Thus, the efficient utilization of production machinery, the innovativeness of its management and the orientation of its employees will, to a large extent, depend on the quality of its human development practices. Manpower development programmes for its employees becomes important if their productive capacities must be effectively and maximally harnessed. The existence of a well articulated and carefully designed manpower development programme appears inevitable for the attainment of these objectives.



Many industries in Nigeria are usually set up with the lofty aim of providing the much needed industrial and economic development. But no sooner they are established than they begin to show signs of decline. Sometimes, some of them fold up while others just keep dragging on. A closer look at the reasons for the decline of these industries reveals a shortage of qualified and skilled manpower as one of the important reasons.

This was particularly the case immediately after Nigeria got her independence in 1960, and the colonialists, who constituted the bulk of the skilled industrial manpower withdrew. There was a sharp decline in industrial productivity because of the unavailability of indigenous skilled manpower to replace the European workers (Teribal, 1981). However, this is not to suggest that skilled manpower is the only variable determining industrial productivity, for these are other variables such as raw materials, state of technology and capital, etc.

Up till the present day, many industries in Nigeria, apart from a few big industrial concerns, do not have elaborate manpower development schemes for their employees. This could be attributed to their obsession with profit making and a misplaced need to reduce cost of production. Frustration and redundancy is another problem, and this hampers productivity. In most cases, workers lack knowledge about the organization’s goals and objectives.

Vital decisions regarding production are made without regard to employees opinions. In other words, opportunities to develop and make use of their initiatives are not there. Where they exist, they are too limited to be of any significance. Workers are seen as mere tools in the production process, relevant only to the extent that they are instrumental to making profit. Besides, there is still the problem of proper integration of the worker in his job.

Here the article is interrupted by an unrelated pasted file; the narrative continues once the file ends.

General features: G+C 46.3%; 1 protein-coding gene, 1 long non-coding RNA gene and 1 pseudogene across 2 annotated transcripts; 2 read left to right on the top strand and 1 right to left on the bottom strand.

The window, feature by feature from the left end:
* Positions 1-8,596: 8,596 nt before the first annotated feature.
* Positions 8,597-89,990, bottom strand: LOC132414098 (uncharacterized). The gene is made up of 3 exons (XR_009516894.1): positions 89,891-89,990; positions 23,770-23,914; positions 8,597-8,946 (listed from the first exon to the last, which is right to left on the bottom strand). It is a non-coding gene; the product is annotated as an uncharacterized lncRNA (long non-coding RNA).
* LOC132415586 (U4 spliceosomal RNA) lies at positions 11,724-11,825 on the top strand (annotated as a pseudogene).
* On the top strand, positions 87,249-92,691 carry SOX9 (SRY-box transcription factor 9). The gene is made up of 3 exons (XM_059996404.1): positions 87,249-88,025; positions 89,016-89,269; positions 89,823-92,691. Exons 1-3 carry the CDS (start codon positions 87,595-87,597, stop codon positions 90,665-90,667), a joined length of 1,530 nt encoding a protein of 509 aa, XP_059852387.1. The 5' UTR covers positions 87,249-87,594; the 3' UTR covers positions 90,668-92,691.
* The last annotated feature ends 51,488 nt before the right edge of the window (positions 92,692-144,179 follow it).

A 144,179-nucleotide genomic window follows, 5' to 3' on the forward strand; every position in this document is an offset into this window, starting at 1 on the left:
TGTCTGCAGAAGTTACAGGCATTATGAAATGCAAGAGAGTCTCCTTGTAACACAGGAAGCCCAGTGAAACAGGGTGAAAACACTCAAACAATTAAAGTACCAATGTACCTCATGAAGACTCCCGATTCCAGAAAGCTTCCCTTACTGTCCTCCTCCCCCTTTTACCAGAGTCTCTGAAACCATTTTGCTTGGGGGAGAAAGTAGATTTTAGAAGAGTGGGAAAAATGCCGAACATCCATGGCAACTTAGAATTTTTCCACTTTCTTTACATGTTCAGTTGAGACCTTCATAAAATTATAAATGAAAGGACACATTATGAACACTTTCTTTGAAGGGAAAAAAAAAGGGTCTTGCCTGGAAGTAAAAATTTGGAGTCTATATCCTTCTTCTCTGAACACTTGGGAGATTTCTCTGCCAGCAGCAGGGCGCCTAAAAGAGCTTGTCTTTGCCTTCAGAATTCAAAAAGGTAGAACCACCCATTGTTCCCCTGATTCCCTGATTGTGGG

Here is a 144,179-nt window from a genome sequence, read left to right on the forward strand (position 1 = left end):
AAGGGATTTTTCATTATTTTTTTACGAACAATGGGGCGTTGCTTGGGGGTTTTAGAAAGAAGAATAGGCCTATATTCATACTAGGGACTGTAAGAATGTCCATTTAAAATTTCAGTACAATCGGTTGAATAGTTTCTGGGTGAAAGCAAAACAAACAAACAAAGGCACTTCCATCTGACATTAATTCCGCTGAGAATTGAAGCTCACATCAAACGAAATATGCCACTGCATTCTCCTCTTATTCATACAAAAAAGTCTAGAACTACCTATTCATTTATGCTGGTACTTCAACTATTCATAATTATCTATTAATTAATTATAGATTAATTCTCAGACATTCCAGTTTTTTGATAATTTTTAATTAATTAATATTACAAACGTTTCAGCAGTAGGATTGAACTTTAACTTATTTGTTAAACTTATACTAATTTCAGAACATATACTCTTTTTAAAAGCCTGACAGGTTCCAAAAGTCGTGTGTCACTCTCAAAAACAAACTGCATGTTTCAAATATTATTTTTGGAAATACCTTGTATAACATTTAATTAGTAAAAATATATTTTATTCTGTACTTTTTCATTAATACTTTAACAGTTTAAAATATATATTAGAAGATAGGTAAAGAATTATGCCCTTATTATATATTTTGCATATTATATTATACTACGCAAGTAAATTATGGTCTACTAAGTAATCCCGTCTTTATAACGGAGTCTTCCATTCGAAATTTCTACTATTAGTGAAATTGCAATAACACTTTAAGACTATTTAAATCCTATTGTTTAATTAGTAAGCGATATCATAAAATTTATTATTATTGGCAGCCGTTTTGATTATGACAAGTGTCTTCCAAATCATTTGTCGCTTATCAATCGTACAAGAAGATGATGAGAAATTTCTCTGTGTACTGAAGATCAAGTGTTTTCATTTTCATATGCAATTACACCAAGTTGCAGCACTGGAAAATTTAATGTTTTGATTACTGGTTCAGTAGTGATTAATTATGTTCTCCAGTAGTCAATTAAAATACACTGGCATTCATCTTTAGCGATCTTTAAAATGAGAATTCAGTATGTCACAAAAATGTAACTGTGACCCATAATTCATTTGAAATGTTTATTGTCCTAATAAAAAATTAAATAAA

He defines himself outside his job. His job becomes important only to the extent that it guarantees him his next meal. He derives no intrinsic benefit or satisfaction from being part of the organization. As a result, he develops a negative orientation to work. He becomes non-committal and does not release his full productive energy to work. Then, the productivity of the organization is negatively affected.

Also deriving from the above is the problem of lack of motivation to perform. The employee is not motivated to utilize his maximum productive energy because of the absence of any strategy to improve his welfare, enlarge his career opportunities by guaranteeing his prospect for career development and advancement which negatively affects productivity. Furthermore, at the level of management, the action of management at times negatively affects productivity of the organization.

Non-visionary, non-innovative and inarticulate policy formulations definitely have negative impact on productivity. Management that lacks basic understanding of the dynamics of industrial production, and lacks vision or foresight is incapable of effectively managing the human and financial resources at its disposal and ensures industrial peace. This often creates a destabilizing situation that hinders productivity. The above problems are supposed to be addressed by an effective and properly articulated and designed manpower development programme.


          In the light of the above problems of the study, the following research questions have been raised to guide the research.

  1. Are the contents of the manpower development schemes relevant to the organization’s goals and objectives?
  2. Do the nature of training and supervision of the employees allow them to develop and make effective use of their initiatives, discretion and creative abilities in the process?
  3. How innovative and helpful have policy formulations been in increasing performance and productivity?
  4. Are there prospects for the career advancement of the employees?
  5. To what extent are workers involved in vital decision making process?
  6. Are the employees satisfied in terms of the effective utilization of their skills for maximum productivity?

          All these questions which could either negatively or positively affect employees performance and organizational productivity constitute the focus of the research with particular reference to Nigeria Bottling Company PLC, 9th Mile Corner, Enugu.


  1. To determine the relevance and adequacy of the content of the manpower development schemes to the organization’s goals and   objectives.
  2. To ascertain whether the nature of training and supervision of the employees allow for development and make effective use of their initiatives, discretion and creative abilities in the process.

iii.      To, determine how innovative and policy formulation have            increased their performance and productivity.

  1. To examine the prospects for the career development of the employees.